Greater love has no one than this: to lay down one’s life for one’s friends. (John 15:13)

On Tuesday, the Elementary Studio celebrated Emmry and Sloane for mastering the content necessary to earn their badges and move up to the next level. Rather than time spent in seats as the guide for learners advancing, when heroes at Journey are ready, they take the step to the next level.  And we love to party when they do.

To mark their demonstrations of mastery, Miss Cheryl convened an honor circle for both heroes.  We see Jesus prioritizing “honoring one another” and we practice honor throughout the year.  At Journey, honor includes recognizing the things we are thankful for in the hero, gifts we see in the hero and what we like about the hero. On this day, the heroes gave thanks for Emmry’s gifts and grace in the studio.  They recognized her hard work and her ability to be comfortable as a leader not only in the studio but in the school.  Personally, I find myself relying on Emmry for her insights, young wisdom and great memory for the values of our school.

As the conversation turned to Sloane, heroes valued her ability to focus, her quiet and quirky sense of humor,  her passion for reading and her humble care and listening to others came out during the time of honor.  Toward the end of our time of focusing on Sloane, in the way only a sister could know, Clara spoke up. “Sloane. I think of that Bible verse we learned earlier in the year.  ‘Greater love has no one than this: to lay down one’s life for one’s friends.’ That’s you Sloane.”

The Bible describes this as a prophetic word.  Clara was strengthening and encouraging Sloane.  She applied a Kingdom practice, unprompted, to build up her sister.  Through meditating on Scripture, she was able to bring the Scripture into the exact moment it was called for.

May we all speak words to strengthen, comfort and encourage like Clara.

//Dr. T//

p.s. As heroes are practicing prayer in the Restorative Room, we have set up a prayer email address.  If you have prayer requests that you would like to submit, write to I will edit for length, content and readability while the heroes will intercede on your behalf for your requests.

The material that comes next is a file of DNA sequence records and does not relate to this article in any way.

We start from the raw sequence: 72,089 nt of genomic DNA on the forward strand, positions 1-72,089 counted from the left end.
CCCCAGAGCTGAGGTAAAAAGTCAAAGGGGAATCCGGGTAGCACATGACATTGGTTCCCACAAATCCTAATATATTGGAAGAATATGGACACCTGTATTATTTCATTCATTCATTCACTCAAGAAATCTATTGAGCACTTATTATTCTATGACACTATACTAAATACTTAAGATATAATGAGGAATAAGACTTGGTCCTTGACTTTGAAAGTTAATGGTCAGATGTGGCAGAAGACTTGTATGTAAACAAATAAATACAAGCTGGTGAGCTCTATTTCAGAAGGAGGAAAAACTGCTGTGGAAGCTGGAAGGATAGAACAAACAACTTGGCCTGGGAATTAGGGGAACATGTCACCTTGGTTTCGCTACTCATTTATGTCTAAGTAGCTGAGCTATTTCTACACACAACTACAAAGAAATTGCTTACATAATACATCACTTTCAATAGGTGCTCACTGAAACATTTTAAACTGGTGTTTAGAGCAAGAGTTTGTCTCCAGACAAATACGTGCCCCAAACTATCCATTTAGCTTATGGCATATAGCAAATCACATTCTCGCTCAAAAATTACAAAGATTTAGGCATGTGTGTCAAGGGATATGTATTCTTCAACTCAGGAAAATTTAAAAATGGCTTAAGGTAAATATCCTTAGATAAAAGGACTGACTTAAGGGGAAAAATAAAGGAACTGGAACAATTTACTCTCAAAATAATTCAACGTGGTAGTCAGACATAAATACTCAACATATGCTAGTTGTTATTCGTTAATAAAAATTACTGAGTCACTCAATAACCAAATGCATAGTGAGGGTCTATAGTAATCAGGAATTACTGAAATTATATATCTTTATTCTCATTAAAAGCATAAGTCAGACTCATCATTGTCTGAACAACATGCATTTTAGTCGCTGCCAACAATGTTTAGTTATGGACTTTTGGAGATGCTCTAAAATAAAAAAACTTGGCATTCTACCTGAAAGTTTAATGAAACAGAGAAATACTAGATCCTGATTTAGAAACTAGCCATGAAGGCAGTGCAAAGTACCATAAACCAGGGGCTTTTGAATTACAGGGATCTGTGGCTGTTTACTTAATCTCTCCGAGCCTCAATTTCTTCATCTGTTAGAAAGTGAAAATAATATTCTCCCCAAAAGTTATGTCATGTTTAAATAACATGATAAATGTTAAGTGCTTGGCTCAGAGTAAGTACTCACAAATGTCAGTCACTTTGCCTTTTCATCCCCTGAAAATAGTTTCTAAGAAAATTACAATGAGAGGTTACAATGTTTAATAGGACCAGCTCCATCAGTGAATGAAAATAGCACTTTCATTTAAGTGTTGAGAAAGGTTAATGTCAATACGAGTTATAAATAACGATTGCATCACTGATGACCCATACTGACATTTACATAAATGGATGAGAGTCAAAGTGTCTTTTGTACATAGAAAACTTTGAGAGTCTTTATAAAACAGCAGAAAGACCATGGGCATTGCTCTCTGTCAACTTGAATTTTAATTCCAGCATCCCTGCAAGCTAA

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practice honor

Honor one another.  (Romans 12:10)

To begin every Friday at Journey Academy, we engage in a spiritual practice called the Honor Circle.  My colleague Eun Sub Cho started this practice when I was previously at the Wonder Academy.  Each week, we have an honoree and three initial honorers.  Early in the year, I explained that honor could look like something you’re thankful for in this person, a gift that you notice this person has or something you like about this person.  All those pour out honor. Then we pray prayers of thanksgiving for the honoree. 

Today, I extended the honor circle based on the photo above of my daughter, recently returned from Air Force Basic Training and Technical School.  She is saluting my mother, an Air Force veteran and nurse.  Lily is following in my mom’s footsteps. And the first thing she did when she returned home was to head to grandma’s house to salute and honor her.  I told the heroes that we can honor someone by trying to imitate their example.  I encouraged them as they noted honorable things in the people around them to try to imitate their friends and family.  

In the ELS honor circle, heroes told Ella that:

  • She never gives up when she gets stuck.
  • Her joy makes me feel joyful.
  • She is loving toward others.
  • Her excitement for writing is inspiring.
  • She works really hard at studio maintenance.

She said it felt good that people who work with her every day saw this.

We even honor each of our hero talk presenters, recognizing the gift that they bring our community.  Last week, we honored Jason Sasso who gave a hero talk on learning about gravity.

And I believe this type of school culture is transformative. They receive this honor and they move into their Core Skills where they meet with success and failure. Honor can sustain when heroes face challenges.  Stella told me she was stuck on her math in Dreambox.  When I reminded her that heroes had honored her sticking with it, she stuck with it.  Through sticking with it, she overcame the obstacle.

John Mark Comer of Bridgetown Church calls us to Create a Community of Honor in a Culture of Contempt. This was one of most challenging and inspiring sermons that I have listened to in the past year.  And I am accepting his challenge.  I want Journey to be a community of honor for heroes, for guides, for parents, for our surrounding community.  

Please consider joining us.

//Dr. T//

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